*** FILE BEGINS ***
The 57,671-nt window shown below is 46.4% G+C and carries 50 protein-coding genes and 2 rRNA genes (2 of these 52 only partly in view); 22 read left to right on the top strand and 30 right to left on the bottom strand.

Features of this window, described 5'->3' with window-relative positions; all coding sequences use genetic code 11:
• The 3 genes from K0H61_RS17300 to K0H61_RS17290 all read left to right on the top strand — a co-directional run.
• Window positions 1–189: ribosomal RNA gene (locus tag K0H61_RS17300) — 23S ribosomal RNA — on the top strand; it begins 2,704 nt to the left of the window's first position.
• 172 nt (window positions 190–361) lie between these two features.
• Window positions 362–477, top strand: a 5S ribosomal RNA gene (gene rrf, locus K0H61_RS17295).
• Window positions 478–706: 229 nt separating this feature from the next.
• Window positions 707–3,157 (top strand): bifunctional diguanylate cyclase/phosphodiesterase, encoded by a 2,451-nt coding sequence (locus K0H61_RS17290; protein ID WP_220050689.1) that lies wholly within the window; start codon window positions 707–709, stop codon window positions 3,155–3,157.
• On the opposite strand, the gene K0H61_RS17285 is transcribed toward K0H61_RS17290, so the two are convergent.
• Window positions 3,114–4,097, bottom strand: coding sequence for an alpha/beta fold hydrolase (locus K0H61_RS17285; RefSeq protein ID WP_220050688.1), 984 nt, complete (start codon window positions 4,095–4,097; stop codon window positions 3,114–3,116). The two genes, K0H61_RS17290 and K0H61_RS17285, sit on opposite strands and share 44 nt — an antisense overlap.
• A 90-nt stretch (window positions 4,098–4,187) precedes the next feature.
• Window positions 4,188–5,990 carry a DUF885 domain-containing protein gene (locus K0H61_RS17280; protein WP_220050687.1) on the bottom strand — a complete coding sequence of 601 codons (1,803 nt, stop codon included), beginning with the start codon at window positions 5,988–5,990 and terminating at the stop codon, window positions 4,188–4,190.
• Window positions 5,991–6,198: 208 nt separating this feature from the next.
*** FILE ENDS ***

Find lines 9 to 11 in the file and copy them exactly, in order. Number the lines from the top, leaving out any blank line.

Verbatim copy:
• On the opposite strand, the gene K0H61_RS17285 is transcribed toward K0H61_RS17290, so the two are convergent.
• Window positions 3,114–4,097, bottom strand: coding sequence for an alpha/beta fold hydrolase (locus K0H61_RS17285; RefSeq protein ID WP_220050688.1), 984 nt, complete (start codon window positions 4,095–4,097; stop codon window positions 3,114–3,116). The two genes, K0H61_RS17290 and K0H61_RS17285, sit on opposite strands and share 44 nt — an antisense overlap.
• A 90-nt stretch (window positions 4,098–4,187) precedes the next feature.